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Graphic Novel Review: Cook Korean! + All American Girl by Robin Ha

Cook Korean! A Comic Book With Recipes by Robin Ha. Ten Speed Press, 2016. 175pp including an index. 9781607748878. 176pp.

The hanbok wearing Dengki teaches us how to cook (because Ha is busy drawing comics). There’s a guide to Korean ingredients and meals, including different kinds of rice and rice by-products — you’ll probably love nurungji — before Dengki shows us how to make rice perfectly, even in a nonstick pot on the stove. The chapter on kimchi includes easy and advanced recipes, not all of which are spicy and/or fishy. (I’m going to make the “square-cut kimchi gazpacho” (nabak kimchi) soon — it fits with my new heart healthy diet._ The section on vegetable side dishes includes one I love, acorn jelly, which is tasty but nearly impossible to describe. (Ha illustrates a mishap when making it, when she accidentally makes acorn rocks.) If veggies aren’t your thing there’s a huge section on making different kinds of Korean barbecue, including the green onion salad that’s usually served with it. There are also soups, stews, porridges, and snacks like the easy to make brown sugar pancakes (hotteok) and even kimchi pancakes (don’t put syrup on these).

The cookbook hints at her relationship with her mother and her childhood, which is why it was great to read her new book:

Almost American Girl: An Illustrated Memoir by Robin Ha. Balzer + Bray, 2020. 233pp including a glossary and great acknowledgements pages, especially when she talks about her mom. 9780062685094. 240pp.

During a middle school vacation in 1995, Ha and her mother took a trip to Alabama to visit her mother’s friend Mr. Kim. After a few weeks in his house she told her daughter that they were staying, and that she and Mr. Kim were getting married. Alone, unable to speak English, and an outsider in a family with other kids her age, Ha had none of the comics she loved (they were all still back in South Korea) and no chance to stay goodbye to her friends. Her journey to becoming Korean American included a lot of abuse at the hands of racist school bullies. (Minor spoiler: she does eventually stand up for herself and find a teacher who cares.) At first Ha sees her mom as a bit of a tyrant who makes all of the decisions, but as she gets older her view changes. Raising a child born out of wedlock in Korea wasn’t easy, and her mom became a very successful businesswoman despite the obstacles she faced. Ha eventually looks back on her life in Korea and realizes it wasn’t perfect — she had to hide the fact that she had no father, and her family situation led to at least one teacher abusing her.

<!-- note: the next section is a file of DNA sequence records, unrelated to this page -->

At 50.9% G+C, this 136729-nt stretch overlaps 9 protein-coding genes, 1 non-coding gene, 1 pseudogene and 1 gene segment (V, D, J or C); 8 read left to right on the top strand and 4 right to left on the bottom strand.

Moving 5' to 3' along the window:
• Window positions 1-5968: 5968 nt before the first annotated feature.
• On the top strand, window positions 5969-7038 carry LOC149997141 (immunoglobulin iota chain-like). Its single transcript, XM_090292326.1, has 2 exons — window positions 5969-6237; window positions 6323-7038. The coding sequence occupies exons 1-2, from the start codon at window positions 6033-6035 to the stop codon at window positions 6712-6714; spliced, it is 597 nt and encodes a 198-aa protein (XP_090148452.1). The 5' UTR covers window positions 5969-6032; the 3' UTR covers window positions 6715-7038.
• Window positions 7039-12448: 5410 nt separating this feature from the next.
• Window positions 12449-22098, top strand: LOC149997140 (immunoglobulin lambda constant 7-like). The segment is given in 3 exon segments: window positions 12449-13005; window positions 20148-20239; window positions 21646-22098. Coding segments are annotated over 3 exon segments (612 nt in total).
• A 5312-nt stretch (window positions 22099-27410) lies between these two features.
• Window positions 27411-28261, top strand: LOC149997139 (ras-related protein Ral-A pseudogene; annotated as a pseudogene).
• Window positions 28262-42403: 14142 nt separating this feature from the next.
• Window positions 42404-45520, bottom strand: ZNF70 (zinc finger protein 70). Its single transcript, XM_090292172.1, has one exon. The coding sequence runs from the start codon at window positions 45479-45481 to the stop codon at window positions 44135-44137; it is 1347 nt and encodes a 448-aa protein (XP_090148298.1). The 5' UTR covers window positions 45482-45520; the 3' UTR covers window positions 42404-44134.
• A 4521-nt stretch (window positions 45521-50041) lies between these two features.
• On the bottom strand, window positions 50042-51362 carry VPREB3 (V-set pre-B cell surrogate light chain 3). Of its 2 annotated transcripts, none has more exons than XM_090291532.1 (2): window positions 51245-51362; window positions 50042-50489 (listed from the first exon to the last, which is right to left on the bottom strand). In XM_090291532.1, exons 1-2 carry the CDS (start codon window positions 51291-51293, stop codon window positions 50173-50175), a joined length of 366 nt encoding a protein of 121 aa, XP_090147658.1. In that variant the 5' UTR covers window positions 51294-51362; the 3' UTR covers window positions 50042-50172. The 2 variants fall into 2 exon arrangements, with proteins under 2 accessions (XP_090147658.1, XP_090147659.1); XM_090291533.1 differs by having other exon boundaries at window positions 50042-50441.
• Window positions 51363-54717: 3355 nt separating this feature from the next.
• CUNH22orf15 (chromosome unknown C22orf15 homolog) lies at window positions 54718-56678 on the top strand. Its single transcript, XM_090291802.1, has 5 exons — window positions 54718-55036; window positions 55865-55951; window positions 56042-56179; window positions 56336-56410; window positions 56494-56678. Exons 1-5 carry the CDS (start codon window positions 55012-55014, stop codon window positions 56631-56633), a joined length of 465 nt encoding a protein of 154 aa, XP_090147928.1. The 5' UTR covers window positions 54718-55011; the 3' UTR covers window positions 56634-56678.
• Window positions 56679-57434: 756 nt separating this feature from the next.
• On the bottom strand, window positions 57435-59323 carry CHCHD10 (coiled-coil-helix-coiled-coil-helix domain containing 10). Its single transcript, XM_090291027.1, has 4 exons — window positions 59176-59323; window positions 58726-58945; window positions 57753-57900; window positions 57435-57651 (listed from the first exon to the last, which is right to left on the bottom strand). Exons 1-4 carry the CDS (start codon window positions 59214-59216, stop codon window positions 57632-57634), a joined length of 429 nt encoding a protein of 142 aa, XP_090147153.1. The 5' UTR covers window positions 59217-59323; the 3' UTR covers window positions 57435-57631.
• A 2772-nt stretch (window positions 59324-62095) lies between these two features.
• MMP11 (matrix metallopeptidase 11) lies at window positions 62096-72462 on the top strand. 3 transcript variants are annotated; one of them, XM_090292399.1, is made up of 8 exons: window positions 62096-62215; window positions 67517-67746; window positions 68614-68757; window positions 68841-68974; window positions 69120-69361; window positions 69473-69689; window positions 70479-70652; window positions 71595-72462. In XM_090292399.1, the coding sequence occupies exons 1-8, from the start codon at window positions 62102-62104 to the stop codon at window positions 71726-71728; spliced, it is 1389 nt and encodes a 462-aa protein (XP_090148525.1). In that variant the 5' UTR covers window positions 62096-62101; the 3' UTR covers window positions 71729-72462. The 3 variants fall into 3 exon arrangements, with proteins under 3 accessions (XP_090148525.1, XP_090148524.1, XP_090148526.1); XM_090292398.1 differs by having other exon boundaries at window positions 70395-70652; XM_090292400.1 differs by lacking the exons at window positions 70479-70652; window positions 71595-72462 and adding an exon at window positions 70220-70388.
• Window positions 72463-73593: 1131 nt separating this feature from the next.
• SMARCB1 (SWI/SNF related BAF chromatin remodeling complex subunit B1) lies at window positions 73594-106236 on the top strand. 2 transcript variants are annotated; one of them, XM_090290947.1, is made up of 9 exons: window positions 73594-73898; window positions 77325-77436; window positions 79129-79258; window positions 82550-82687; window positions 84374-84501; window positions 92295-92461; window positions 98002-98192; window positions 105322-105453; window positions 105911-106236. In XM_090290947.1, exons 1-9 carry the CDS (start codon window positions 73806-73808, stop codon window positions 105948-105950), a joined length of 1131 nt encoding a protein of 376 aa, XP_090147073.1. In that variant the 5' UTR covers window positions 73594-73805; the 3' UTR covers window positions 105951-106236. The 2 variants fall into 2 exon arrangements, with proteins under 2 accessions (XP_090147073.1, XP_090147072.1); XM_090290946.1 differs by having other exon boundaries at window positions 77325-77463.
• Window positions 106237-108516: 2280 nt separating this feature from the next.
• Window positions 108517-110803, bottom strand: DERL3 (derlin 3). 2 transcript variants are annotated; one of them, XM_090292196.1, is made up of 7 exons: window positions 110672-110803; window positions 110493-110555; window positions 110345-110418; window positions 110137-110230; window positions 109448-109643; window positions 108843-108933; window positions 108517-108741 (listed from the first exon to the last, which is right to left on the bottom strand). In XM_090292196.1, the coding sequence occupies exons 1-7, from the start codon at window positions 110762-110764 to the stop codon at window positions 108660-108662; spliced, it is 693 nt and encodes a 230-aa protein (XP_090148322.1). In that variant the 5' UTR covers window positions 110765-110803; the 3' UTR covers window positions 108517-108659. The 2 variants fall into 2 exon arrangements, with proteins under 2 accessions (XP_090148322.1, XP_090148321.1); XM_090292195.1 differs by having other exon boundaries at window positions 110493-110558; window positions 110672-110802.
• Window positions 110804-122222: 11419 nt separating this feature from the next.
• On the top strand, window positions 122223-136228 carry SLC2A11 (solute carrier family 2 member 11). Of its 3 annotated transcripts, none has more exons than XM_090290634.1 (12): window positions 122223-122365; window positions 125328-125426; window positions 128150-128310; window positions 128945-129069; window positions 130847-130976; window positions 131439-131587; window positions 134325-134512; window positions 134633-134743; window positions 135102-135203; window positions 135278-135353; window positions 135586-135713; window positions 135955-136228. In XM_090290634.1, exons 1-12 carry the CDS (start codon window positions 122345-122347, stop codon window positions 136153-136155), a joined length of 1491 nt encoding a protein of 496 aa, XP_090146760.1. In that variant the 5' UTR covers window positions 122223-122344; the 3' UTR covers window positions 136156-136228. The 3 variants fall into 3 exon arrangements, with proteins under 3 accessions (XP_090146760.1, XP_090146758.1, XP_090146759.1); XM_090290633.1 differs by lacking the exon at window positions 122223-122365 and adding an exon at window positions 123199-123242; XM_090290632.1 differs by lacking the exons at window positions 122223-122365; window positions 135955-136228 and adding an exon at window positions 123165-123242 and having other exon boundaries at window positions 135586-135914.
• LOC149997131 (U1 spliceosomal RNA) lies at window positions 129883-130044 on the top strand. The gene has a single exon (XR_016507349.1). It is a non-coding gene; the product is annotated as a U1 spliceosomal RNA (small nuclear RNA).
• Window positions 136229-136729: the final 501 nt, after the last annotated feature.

This is a very balanced story of two strong women that reminds me a lot of the difficulties my wife had to navigate in South Korea as a strong willed, take-no-bullshit woman. And comics are at the center of it all for Ha! It’s got everything I could ask for, including references to old 90s K-Pop. This book belongs in all middle and high school libraries.

You can find other recipes and art by Robin Ha by going back a bit in her blog, Banchan in Two Pages  (“banchan” means side dishes)

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Graphic Novel Review: Animorphs Graphic Novel #1: The Invasion

Animorphs Graphic Novel #1: The Invasion by K.A. Applegate & Michael Grant, adapted by Chris Grine. Scholastic Graphix, 2020. 9781338538090. 240pp.

Alien parasites, the Yeerks, are taking over the Earth. Our only hope: five kids given the power to change into animals by a dying Andalite (another alien species, this one friendly). The kids need to keep our planet safe until more Andalites arrive. One kid is freaked out, another is maybe too into his new power, and the Yeerks may have already taken over the brother of a third, turning him into a human Controller. It’s intense.

Cartoonist Chris Grine (Chickenhare, Time Shifters) is the perfect artist to adapt this series — he’s known for drawing strange animal hybrids and weird creatures. His slug-like Taxxon Controllers are repulsive, the dinosaur-ish Hork-Bajir Controllers are scary, and their evil leader, an Andalite Controller named Visser Three, is monstrous. I don’t think I ever finished one of these books as a kid or library school student, but this adaptation is incredibly readable and I’m sure it will be a hit.


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Graphic Novel Review: Star Trek: Debt of Honor

Star Trek: Debt of Honor Facsimile Edition by Chris Claremont (writer), Adam T. Hughes and Karl C. Story (artists). IDW, 2020. 98pp. Digital only at http://www.idwpublishing.com/product/star-trek-debt-of-honor-facsimile-edition/ Originally published in 1992, so you may be able to find a print copy out there, too.